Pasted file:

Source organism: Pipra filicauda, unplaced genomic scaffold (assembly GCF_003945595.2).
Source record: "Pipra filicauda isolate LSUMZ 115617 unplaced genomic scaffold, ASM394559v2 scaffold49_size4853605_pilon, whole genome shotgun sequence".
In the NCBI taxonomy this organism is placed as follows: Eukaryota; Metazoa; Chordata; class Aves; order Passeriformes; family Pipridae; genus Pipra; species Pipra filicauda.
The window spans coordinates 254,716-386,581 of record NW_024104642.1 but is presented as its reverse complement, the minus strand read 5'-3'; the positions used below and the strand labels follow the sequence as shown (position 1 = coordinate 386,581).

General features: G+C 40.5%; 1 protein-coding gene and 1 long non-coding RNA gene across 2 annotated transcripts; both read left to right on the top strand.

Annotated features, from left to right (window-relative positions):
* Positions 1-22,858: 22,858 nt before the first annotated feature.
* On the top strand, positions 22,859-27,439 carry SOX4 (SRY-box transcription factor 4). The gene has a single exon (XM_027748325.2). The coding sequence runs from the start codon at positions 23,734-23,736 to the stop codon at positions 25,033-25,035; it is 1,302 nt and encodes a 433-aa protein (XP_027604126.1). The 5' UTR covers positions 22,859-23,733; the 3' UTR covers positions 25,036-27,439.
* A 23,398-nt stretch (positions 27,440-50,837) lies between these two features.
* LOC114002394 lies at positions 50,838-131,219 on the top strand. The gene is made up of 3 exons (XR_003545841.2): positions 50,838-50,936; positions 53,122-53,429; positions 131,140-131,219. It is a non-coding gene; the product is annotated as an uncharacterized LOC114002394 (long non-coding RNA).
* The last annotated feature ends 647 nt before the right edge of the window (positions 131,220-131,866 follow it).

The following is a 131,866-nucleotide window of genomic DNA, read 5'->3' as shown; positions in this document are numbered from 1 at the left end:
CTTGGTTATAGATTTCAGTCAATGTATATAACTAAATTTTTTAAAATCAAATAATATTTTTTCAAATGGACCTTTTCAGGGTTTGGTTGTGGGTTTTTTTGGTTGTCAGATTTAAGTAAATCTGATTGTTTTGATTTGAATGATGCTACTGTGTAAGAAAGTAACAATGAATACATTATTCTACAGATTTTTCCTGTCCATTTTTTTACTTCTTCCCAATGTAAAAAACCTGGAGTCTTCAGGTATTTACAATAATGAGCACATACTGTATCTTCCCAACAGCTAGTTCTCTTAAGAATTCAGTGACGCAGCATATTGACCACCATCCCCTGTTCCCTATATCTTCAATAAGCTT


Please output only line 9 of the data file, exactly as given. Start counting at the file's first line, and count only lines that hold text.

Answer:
* A 23,398-nt stretch (positions 27,440-50,837) lies between these two features.